- Development & Aid
- Economy & Trade
- Human Rights
- Global Governance
- Civil Society
Monday, August 29, 2016
- Malena Reyes, her brother Elías and his wife Luisa Ornelas were kidnapped Feb. 7 in the municipality of Guadalupe in the northern Mexican state of Chihuahua. Their bodies were found two weeks later, in a case that is among those drawing international scrutiny.
The U.N. Working Group on Enforced or Involuntary Disappearances is gathering and analysing information about some 30 activists who have been forcibly disappeared, to include the cases in their 2012 report.
Malena and Elías are the sister and brother, respectively, of human rights activist Josefina Reyes, who was murdered in January 2010 in Ciudad Juárez, also in Chihuahua, a state on the border with the United States.
The family tragedy does not stop there. In 2009 Josefina’s son, Julio César Reyes, was murdered, and in August 2010 another of her brothers, Rubén Reyes, was killed.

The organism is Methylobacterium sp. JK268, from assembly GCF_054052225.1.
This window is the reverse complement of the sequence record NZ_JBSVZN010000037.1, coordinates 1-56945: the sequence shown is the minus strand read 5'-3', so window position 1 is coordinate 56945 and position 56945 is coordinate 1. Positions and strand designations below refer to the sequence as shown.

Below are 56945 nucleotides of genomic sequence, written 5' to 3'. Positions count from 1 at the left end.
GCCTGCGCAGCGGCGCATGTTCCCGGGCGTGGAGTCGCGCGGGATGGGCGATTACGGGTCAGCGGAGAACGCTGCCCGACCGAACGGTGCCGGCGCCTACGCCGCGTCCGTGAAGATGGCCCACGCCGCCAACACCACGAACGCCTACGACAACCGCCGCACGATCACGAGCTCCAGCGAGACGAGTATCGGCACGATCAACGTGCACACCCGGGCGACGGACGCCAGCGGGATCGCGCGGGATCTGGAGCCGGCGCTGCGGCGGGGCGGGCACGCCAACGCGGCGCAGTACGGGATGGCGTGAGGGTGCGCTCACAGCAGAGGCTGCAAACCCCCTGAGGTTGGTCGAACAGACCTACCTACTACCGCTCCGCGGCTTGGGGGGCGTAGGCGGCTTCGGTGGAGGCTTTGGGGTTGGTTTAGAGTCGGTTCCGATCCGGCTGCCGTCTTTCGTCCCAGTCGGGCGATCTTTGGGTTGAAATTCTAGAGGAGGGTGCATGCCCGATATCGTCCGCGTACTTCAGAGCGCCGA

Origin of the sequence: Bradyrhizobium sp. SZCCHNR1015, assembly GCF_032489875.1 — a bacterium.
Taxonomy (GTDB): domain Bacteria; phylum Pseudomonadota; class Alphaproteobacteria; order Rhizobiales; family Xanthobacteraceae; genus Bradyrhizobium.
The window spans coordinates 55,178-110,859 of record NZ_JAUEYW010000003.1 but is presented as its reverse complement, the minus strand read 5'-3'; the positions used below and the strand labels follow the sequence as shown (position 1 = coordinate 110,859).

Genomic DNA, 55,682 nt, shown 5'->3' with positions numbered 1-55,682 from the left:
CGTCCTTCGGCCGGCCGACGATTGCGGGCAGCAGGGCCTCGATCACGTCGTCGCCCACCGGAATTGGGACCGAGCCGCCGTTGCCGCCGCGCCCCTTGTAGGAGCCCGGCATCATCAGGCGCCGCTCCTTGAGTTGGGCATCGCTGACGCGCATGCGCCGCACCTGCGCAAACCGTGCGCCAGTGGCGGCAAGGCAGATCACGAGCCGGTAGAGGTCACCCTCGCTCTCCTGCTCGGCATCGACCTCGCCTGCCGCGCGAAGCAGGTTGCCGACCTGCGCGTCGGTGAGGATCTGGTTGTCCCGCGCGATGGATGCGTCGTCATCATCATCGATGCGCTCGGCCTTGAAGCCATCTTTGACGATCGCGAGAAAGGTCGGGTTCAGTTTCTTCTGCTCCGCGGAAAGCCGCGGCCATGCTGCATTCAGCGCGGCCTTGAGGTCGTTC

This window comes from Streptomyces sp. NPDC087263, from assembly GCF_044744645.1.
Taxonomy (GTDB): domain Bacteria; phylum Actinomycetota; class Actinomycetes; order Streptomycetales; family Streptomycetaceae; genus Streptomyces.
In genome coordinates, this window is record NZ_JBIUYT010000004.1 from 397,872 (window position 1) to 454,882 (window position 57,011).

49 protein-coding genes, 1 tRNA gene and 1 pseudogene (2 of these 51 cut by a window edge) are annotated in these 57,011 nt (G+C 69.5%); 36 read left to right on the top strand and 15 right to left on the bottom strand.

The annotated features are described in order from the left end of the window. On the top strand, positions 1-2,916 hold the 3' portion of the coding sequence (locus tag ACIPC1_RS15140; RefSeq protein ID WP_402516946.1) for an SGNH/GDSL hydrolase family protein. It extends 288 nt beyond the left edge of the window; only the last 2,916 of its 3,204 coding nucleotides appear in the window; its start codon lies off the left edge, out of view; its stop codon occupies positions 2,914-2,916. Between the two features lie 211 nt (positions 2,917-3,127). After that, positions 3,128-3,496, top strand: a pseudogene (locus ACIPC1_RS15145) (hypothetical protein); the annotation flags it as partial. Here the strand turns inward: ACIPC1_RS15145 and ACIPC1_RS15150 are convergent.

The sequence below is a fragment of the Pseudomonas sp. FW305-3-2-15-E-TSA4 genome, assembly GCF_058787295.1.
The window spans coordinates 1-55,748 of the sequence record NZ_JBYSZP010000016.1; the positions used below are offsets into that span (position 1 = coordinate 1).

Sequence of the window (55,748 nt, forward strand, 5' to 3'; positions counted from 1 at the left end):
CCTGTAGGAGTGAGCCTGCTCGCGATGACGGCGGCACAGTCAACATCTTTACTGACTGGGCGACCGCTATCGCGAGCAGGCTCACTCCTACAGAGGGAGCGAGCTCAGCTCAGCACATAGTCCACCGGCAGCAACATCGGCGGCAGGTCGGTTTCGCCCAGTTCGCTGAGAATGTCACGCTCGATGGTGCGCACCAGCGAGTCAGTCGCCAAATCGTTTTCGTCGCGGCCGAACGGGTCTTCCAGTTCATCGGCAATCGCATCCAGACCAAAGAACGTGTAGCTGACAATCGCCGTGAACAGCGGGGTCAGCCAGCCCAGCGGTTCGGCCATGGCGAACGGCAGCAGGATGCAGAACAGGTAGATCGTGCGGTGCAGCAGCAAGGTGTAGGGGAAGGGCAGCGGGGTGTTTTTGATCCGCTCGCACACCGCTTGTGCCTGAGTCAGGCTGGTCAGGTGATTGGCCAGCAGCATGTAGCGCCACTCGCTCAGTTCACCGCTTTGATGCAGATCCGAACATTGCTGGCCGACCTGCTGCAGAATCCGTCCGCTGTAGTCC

The three people in Guadalupe were the first documented case of forced disappearance and extrajudicial execution in Mexico this year.
As a result, the Mexican state can expect a sharp rebuke for its virtual inaction on what is considered a crime against humanity by the U.N., which has a mission of experts from the Working Group on an official visit to the country Mar. 18-31.
The Cerezo Committee of Mexico, formed in response to the Aug. 13, 2001 arrest of Héctor Cerezo and his brothers Alejandro and Antonio and their subsequent mistreatment, including torture, met on Monday with five other human rights organisations and the members of the U.N. team of experts, led by Jeremy Sarkin of South Africa.